But the ploy backfired, and Liz was instead joined on the winning ticket by my hated rival (and known Liz-crush), Nick Nardini. I did everything I could to stop it. I called for a recount. I filibustered like a madman. I even questioned Nardini’s birth certificate (I mean, since when do third graders have biceps?) But in the end, each and every one of my appeals were denied.

“I’m sorry, Michael,” Mrs. Scheppler said, “this is a democracy, and I’m afraid that the people have spoken.”

And so, that was that. Just as quickly as it had started, my time in politics was over. I was left to toil away in obscurity; and worse, I had to watch Nick and Liz become the student council’s unquestioned “power couple”. Not only that, Michael Verducci made me pay him back for the Capri Sun and the Oreos he’d tried to buy my influence with. In short, it turned out to be the worst year of my life. Thanks, Obama!

The Girl Without a Name

Timecode: 33:48 – 36:17

SAM
You got Dramamine?

KAFFEE
Dramamine keeps you cool?

SAM
Dramamine keeps you from throwing up; you get sick when you fly.

KAFFEE
I get sick when I fly because I’m afraid of crashing into a large mountain, I don’t think Dramamine’ll help.

SAM
I’ve got some oregano, I hear that works pretty good.

If AFGM was a wedding, its invitation would include that post-script you see more and more these days: “We love your kids, but this is not an event for children.” The film spans 138 glorious minutes, and there’s not a single childSam's Baby

Actually, scratch that. There is one: Sam’s baby girl, who as you can see from the above photo, “just looks like she has something to say.”

But I’m afraid that’s about all I can tell you about her, because for some strange reason, the tiny actress’ name never appears in the credits¹. Now, it’s not like I expected to see her billed alongside Tom Cruise and Jack Nicholson, but I assumed (incorrectly) that every actor who appears on screen (even those that can’t yet eat solid foods) would at least be acknowledged in the end credits. Nope.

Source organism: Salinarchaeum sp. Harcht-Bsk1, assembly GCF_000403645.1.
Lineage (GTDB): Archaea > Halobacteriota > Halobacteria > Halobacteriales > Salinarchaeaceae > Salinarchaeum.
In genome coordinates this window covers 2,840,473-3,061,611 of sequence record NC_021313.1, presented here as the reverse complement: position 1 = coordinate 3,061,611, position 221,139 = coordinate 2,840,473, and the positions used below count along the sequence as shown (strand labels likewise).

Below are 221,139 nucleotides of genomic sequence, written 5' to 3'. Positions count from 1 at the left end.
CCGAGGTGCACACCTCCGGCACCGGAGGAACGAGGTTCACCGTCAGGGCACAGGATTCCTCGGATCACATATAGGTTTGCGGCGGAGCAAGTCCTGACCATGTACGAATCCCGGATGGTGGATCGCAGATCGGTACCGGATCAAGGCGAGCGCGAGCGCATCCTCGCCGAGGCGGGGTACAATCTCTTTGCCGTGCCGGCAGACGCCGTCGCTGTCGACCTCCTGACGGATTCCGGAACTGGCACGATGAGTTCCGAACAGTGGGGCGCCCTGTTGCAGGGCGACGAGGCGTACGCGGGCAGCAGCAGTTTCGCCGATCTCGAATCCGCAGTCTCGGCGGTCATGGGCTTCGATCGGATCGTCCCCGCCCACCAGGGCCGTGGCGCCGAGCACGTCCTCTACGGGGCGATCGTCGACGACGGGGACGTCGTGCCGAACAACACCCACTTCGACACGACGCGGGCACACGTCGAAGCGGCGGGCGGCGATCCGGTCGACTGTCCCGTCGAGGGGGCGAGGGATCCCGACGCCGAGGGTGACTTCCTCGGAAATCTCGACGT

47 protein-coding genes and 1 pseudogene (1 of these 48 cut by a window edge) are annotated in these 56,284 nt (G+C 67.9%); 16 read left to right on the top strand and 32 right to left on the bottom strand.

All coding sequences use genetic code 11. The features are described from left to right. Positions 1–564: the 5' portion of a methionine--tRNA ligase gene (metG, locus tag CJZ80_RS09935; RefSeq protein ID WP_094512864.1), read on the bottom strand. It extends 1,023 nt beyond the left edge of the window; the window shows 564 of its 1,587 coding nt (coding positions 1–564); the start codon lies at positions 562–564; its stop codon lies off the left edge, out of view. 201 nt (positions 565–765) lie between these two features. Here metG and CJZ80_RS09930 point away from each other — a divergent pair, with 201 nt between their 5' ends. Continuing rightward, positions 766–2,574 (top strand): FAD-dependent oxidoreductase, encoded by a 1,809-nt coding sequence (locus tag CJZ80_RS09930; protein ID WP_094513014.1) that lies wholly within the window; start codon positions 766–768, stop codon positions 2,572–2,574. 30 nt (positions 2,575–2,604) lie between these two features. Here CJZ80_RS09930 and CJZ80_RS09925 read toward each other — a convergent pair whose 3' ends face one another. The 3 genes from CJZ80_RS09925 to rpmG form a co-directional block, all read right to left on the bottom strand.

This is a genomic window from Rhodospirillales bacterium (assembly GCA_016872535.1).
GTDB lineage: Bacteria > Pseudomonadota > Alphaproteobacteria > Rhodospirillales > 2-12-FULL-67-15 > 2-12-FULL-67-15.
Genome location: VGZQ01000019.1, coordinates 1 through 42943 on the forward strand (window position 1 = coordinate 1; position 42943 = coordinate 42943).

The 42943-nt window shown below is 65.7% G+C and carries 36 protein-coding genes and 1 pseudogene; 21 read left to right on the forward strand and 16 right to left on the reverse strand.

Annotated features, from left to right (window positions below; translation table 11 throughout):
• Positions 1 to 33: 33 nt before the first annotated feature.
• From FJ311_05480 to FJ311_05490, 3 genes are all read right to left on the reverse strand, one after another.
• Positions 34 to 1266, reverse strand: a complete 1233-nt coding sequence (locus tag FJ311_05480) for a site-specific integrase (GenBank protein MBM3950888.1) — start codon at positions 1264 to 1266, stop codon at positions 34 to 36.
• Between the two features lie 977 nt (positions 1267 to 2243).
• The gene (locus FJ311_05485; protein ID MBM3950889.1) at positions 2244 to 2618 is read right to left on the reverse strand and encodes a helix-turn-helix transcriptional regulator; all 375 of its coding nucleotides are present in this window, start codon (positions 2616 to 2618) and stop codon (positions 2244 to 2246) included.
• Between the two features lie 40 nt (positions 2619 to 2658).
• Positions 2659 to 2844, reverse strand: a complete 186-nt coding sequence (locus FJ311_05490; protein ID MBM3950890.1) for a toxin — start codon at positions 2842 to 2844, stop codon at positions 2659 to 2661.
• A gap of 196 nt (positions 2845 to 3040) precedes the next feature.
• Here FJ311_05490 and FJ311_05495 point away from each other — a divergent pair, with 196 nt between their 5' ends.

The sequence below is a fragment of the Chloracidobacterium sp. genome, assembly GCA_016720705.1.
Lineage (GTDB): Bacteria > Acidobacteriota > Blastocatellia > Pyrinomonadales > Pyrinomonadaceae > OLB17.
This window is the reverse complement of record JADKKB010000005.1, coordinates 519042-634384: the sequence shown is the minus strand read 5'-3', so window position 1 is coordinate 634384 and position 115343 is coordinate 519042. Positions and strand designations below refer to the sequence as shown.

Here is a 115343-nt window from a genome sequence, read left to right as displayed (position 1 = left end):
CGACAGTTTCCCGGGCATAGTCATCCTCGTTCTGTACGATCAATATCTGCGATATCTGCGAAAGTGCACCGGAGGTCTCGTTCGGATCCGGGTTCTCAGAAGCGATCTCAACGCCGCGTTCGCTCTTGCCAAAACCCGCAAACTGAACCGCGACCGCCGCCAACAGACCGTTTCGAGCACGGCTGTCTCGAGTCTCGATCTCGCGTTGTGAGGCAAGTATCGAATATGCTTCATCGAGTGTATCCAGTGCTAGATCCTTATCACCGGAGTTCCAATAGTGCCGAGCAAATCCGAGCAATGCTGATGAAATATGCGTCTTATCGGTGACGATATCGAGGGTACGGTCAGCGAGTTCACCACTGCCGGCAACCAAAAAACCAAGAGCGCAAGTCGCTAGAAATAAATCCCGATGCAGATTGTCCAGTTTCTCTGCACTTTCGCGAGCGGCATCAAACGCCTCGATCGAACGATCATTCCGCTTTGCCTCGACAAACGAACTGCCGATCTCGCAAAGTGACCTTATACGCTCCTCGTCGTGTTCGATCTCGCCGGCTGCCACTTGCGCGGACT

Somehow, the film’s payroll assistant (Harry Winters), first aid specialist (Roberta Wells), and negative cutter (Donah Bassett) all earned themselves a credit. But not the tiny tot who was precocious enough to point to a mailbox, as if to say, “Pa, look! A mailbox!”

Well, needless to say, I was outraged [primarily because I’d come up with the (baby) genius idea to turn this post into a thousand-word blowout all about the film’s littlest “star”]. But then it hit me: I’ve got the Internet! You can find out anything on the Internet!

So, I went to IMDB: nothing. Then I Google’d everything from “who played Sam’s baby in A Few Good Men?” to “Is the government trying to keep me from knowing who played Sam’s baby in A Few Good Men?” And guess what? Not even a clue as to who this tiny towhead might be.

I guess it shouldn’t come as any surprise what famous dialogue exchange immediately sprung to mind:

That’s right! I do want answers! I do think I’m entitled! I need to know why this baby didn’t get her goddamn due! Could it be because…

…the baby tragically died during the making of the movie? (Of course not! That would definitely be on the Internet.)

…they couldn’t find a baby girl to play the role, and last minute, decided to dress a baby boy up in that little pink jumper, but wanted to spare that boy any residual gender-identity-related scarring down the road? (I’m not ruling it out.)

…the baby was played by Tom Cruise’s illegitimate daughter, and he got cold feet about making the movie their coming out party as a father and daughter? (Let’s hope not, ‘cause Siri’d be pissed!)

Whatever the reason, I need to know! I mean, what if it turns out that this baby has grown into the woman of my dreams² and fate is trying to keep us apart? You have to admit that it’s at least possible. I mean, a dedicated AFGM blogger falling for the uncredited baby that appears in the film? At the very least, it could make for a great Lifetime movie (assuming the woman ends up suffocating me in my sleep after our relationship goes off the rails). I mean, just look at those eyes; there’s definitely some darkness behind them, right?Sam's Baby2

Who knows? Maybe she’s out there right now, reading this… And if she is? Well, my dear, I hope you feel like you finally got your due.

Whatever the hell your name is.

-MPM

¹I watched the scroll twice just to be sure.
²I did the math: it wouldn’t be creepy.

Should I Keep Writing?

When I was six years old, I spent countless hours alone in my room playing this game I’d made up. I’d take one of those small plastic “bubbles” – the kind that held those cheap little treasures that you’d get for a quarter at the grocery store – and throw it onto my bed. A second later, I’d launch all of the stuffed animals from my sizable collection onto the bed after it. See, the “bubble” wasn’t a bubble; it was a football. And my many stuffed animals were football players involved in a free-for-all to recover the game-clinching fumble. (Obviously).